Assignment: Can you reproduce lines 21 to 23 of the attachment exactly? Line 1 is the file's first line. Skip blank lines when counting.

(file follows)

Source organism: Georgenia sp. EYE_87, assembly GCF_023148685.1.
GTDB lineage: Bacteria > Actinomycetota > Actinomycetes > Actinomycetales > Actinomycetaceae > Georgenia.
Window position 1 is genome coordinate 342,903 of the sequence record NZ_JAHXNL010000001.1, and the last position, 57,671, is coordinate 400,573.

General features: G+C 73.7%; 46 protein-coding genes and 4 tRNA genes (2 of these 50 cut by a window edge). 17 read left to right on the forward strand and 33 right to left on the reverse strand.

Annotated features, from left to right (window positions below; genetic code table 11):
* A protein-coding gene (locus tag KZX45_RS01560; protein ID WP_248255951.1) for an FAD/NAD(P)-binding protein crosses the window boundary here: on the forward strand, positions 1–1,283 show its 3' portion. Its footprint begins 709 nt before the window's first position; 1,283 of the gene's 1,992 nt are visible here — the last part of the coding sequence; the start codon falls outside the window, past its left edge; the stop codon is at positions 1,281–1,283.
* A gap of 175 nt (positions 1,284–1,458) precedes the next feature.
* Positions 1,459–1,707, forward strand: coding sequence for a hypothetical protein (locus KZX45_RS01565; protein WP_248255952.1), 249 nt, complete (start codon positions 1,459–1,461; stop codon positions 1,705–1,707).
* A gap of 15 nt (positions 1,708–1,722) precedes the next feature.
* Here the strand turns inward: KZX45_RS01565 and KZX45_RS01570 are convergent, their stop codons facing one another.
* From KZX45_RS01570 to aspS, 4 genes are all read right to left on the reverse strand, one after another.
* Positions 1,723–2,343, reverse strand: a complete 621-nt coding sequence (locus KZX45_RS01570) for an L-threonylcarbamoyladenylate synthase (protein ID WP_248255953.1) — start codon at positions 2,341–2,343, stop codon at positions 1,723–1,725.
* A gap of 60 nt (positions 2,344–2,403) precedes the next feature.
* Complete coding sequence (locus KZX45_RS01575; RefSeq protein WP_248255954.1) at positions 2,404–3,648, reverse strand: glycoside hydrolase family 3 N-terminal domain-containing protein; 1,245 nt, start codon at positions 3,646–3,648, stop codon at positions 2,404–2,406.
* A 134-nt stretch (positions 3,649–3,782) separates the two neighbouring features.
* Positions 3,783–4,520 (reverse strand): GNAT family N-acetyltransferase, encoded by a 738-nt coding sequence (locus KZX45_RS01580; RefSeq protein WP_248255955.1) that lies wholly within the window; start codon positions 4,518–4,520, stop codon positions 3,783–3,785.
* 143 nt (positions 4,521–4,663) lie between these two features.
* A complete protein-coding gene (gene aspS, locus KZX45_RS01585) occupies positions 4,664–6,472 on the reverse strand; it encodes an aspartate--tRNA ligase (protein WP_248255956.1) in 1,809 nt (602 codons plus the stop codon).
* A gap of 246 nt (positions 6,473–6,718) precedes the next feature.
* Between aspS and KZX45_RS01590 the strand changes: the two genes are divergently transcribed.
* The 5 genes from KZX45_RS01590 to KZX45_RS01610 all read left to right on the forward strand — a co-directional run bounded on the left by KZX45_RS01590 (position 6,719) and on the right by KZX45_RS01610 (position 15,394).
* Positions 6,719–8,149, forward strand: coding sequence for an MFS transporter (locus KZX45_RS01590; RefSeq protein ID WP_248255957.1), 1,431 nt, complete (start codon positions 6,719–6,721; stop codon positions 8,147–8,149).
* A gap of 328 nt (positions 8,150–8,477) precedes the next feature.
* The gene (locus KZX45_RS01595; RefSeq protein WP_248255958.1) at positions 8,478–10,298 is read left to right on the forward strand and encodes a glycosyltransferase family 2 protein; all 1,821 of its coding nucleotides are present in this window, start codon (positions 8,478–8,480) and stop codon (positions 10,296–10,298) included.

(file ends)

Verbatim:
* The 5 genes from KZX45_RS01590 to KZX45_RS01610 all read left to right on the forward strand — a co-directional run bounded on the left by KZX45_RS01590 (position 6,719) and on the right by KZX45_RS01610 (position 15,394).
* Positions 6,719–8,149, forward strand: coding sequence for an MFS transporter (locus KZX45_RS01590; RefSeq protein ID WP_248255957.1), 1,431 nt, complete (start codon positions 6,719–6,721; stop codon positions 8,147–8,149).
* A gap of 328 nt (positions 8,150–8,477) precedes the next feature.